Tuesday, April 22, 2008

An Earth Day and Anniversary Celebration

Today is Earth Day 2008. It is a day for people who care about the environment to celebrate the natural world. It is also a day that marks the anniversary of the birth of the modern environmental movement. Earth day began back in 1970 and was a way to get attention for environmental issues. Earth Day has a special meaning for me because it was one year ago today that I began this blog with this post.

Sunday, April 22, 2007

Welcome to my new Ecobirder Blog
In honor of Earth Day 2007 I have started my first blog. The purpose of this blog will be to share my love of the environment, wildlife, and birding with others who share these interests.

It has been my honor to share my thoughts, photos, love of the environment, and my blog with you over the past year. To celebrate this years Earth Day and my 1 year anniversary I have gone back through my pics of the last year and put together some of what I think were the best pics of my first year.
This first pic was taken at Como Park back in September of 2007. This was a black-swallowtail that my friend and coworker Mary had raised. Mary grows parsley plants which are a favorite species of the black-swallowtail larva. In the early summer Mary collected the caterpillars and raised them inside where they were safe from predators, pesticides and other dangers. When the black-swallowtails completed their metamorphosis then Mary would release the newly hatched butterflies. Mary was gracious enough to allow me to release a couple including this one that I released at the butterfly garden at Como Park.
This tiger swallowtail pic was taken back in August at the Bass Ponds. I found a beautiful spot at the Bass Ponds last year that was like a small garden of native plants and wild flowers. This attracted a lot of dragonflies, goldfinch, and butterflies.
This Halloween pennant dragonfly was photographed in July at Fort Snelling State Park. Originally I was not photographing butterflies and dragonflies but while I was out birding they peaked my interest and became a big part of the blog.
When I photographed this lance-tipped darner, at the Old cedar Ave Bridge in October, I was not aware that it was feasting on a recently caught lady bug. Since I had never photographed this type of dragonfly before I thought that lady bug shell was just a strange mandible on this different type of dragonfly. It was not until I was looking closely at the pics later that it was a picture of the dragonfly eating its prey.
This shot, taken at Dodge Nature Center last August, was not included because of the subject matter. Pink lady beetles are not rare or particularly difficult to shoot. I included this shot because I love the composition and the contrasting colors.
As one might assume from the title of the blog the main subject of Ecobirder are the birds. So I have included a lot of my favorite bird pics also. This first one was taken this past March at a feeding station up in the Sax Zim Bog area. I thought that I was lucky when I spotted an elusive boreal chickadee but then I really got really lucky when this one let me take its pic while it was drinking snow.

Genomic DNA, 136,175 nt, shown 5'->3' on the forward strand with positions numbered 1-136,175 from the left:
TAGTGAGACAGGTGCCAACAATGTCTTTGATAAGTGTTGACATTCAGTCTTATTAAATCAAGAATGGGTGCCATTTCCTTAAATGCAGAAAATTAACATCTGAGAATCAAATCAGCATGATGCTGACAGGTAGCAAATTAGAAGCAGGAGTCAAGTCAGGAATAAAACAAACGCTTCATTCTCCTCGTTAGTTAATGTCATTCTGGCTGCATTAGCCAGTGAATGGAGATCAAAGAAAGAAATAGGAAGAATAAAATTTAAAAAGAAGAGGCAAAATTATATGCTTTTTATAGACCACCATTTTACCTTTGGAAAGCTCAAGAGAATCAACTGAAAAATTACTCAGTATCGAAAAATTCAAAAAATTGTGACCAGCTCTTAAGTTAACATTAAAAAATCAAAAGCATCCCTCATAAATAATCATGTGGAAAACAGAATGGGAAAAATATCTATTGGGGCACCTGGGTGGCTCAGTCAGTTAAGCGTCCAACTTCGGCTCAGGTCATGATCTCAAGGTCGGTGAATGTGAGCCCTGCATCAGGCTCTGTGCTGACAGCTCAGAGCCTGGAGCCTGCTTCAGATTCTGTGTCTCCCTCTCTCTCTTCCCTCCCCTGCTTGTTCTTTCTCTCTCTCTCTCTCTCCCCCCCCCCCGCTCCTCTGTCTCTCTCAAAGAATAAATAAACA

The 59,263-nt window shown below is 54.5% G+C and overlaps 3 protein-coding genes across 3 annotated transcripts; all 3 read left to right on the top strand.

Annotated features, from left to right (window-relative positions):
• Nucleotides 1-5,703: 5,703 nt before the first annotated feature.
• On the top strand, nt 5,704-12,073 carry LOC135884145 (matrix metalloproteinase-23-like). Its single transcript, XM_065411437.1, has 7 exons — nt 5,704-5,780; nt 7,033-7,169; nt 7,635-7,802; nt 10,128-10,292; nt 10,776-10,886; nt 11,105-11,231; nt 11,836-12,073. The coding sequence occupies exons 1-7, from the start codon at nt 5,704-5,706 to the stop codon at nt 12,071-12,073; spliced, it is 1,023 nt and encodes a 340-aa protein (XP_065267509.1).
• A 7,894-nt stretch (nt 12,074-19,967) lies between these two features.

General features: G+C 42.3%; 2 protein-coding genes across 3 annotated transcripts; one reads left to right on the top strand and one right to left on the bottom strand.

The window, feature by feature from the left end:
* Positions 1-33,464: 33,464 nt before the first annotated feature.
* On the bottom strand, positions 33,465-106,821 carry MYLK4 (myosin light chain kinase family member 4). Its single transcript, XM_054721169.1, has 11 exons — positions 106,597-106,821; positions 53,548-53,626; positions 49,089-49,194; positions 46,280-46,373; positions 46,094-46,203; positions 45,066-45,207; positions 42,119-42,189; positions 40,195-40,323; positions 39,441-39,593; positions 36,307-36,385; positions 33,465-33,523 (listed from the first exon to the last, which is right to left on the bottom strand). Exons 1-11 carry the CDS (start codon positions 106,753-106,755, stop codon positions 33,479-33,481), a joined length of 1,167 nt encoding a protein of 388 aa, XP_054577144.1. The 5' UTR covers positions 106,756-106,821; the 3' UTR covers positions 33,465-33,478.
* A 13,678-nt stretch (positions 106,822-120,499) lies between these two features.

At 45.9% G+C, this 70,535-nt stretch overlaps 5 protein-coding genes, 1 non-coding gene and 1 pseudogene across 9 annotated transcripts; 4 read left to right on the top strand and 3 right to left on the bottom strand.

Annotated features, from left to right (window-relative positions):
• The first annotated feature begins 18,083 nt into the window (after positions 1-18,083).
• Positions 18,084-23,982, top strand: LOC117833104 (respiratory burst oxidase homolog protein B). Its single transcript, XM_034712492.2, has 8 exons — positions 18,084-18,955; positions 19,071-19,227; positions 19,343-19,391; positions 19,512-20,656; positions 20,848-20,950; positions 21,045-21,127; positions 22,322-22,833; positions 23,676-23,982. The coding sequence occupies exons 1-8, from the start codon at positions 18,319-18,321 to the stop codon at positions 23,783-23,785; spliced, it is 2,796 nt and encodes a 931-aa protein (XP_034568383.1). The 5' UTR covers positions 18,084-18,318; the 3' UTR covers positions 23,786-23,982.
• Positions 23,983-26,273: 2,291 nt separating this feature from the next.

I chose this photo of a bohemian waxwing, that I shot in November up at Two Harbors, MN, because of the color and composition. I made several trips up to the Duluth and Two harbors area last fall. There are some great birding locations in Duluth, Superior, and Two Harbors like Park Point, Wisconsin Point and Hawk Ridge, just to name a few. I took this picture of a pine grosbeak while at the Sax Zim Bog Birding Festival in February of this year. I found that Sax Zim Birding Festival was the most productive birding festival or conference that I participated in over the year.
I get excited when I am able to take a picture of a bird engaged in its day to day activities, other then just perched. That is why this picture of an American redstart emerging from a bush with its prey, that I took in July at the Old cedar Ave Bridge, was included.
The American goldfinch may be a common bird in many parts of North America but it is also a favorite of many people. The bright yellow color of the male, during the breeding season matches, reminds us of happy sunny summer days. I spent quite a few of those summer days photographing goldfinch at the Bass Ponds.
On our way back from Yellowstone, in May of 2007, Michelle and I made a quick side trip to Medicine Lake NWR in Montana. Our objective was to get pictures of eared grebe in breeding plumage and as you can probably tell by the photo above we were successful.
The common loon is the Minnesota state bird but we do not see them that often, except during migration, in the southern pat of the state. That is why we had to travel to Crex Meadows, in Wisconsin, last June to get this loon pic.
Crex Meadows has more then just loons. We also shot this trumpeter swan with cygnets at Crex last June. Crex had at least 8 breeding pair that produced cygnets last summer.
Sax Zim Bog is known for its winter bird species but it can be a great place to bird other times of the year too. Last September on our way home from the Vince Schute Bear Sanctuary we swung through Sax Zim and found one of the most cooperative American kestrels that I have ever witnessed.